CVL – Creditors Voluntary Liquidation

If you feel that your company has no viable future because of mounting creditor pressure, a Creditors’ Voluntary Liquidation could be the best option to conclude its affairs.  Liquidation is always viewed as the end of the road, but it could be possible to continue the business, making a fresh start under a new company with the sale and purchase of assets whilst leaving the debt of the old company behind for a liquidator to deal with.

CVL Overview

Creditors Voluntary Liquidation is certainly the most commonly used company insolvency process in the UK.  This procedure can give directors and shareholders the opportunity to purchase the business assets and goodwill and then re-open the business within another company, subject to certain conditions.  A Creditors Voluntary Liquidation is always a director-led process and can only be initiated by the board of directors.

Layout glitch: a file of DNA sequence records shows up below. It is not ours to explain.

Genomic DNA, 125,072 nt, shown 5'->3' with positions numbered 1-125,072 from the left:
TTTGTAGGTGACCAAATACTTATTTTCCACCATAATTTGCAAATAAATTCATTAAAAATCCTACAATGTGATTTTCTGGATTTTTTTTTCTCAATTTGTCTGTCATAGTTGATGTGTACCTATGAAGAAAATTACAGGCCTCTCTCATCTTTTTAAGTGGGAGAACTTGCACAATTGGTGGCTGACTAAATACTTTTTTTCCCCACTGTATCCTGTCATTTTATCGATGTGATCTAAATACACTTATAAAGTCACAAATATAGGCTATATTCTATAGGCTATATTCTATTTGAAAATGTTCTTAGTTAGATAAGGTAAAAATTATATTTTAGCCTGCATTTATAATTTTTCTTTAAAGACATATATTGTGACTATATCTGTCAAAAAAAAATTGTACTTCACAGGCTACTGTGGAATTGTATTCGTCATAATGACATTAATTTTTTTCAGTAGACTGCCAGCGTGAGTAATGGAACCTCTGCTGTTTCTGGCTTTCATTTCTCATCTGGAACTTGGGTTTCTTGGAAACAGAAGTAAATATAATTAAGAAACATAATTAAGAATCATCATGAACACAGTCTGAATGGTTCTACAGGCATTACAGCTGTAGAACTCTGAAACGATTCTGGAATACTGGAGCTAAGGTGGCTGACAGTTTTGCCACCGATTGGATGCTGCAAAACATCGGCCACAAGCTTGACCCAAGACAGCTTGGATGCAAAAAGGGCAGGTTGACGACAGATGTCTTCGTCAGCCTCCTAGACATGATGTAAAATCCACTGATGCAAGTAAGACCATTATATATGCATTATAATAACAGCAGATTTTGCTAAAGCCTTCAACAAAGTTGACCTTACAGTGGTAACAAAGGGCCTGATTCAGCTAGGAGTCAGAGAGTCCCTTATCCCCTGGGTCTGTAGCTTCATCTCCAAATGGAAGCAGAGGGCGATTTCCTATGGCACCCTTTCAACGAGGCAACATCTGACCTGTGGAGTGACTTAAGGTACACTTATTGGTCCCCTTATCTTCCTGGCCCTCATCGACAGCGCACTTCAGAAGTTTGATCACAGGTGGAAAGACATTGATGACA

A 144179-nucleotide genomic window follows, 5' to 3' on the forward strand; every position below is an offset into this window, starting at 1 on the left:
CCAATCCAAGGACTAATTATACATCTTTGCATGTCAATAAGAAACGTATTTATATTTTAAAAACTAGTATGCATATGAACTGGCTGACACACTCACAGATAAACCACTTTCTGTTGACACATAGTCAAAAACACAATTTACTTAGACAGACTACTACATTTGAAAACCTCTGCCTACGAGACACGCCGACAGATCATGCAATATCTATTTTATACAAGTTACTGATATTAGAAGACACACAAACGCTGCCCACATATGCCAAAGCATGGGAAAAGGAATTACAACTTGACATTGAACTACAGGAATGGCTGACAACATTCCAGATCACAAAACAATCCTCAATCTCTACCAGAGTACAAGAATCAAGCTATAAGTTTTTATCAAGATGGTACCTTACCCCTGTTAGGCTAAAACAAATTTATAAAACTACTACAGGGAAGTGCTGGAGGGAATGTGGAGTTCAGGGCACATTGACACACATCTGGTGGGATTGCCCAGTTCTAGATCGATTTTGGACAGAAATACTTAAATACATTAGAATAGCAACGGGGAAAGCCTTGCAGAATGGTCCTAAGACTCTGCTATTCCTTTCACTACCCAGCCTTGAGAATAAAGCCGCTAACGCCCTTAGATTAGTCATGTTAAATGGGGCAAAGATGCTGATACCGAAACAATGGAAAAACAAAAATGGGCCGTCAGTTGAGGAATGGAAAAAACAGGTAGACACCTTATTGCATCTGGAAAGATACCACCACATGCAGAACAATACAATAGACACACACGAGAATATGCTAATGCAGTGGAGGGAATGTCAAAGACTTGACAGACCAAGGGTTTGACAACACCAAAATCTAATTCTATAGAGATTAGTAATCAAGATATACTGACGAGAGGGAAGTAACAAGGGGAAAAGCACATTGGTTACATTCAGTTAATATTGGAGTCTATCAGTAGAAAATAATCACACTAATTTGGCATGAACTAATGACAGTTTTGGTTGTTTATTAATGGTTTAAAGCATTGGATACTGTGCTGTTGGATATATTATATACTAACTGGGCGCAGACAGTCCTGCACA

What is a Creditors’ Voluntary Liquidation?

A Creditors Voluntary Liquidation, also known as CVL, is the procedure whereby a Company that finds itself in an insolvent position is placed into liquidation with the help of an Insolvency Practitioner.

CVL Process

The process begins, initially, when taking professional advice from a Licensed Insolvency Practitioner.  A Licensed Insolvency Practitioner will provide the board of directors with appropriate advice. If the Company is insolvent, a meeting of directors is convened whereby the process to place the Company into Creditors Voluntary Liquidation begins.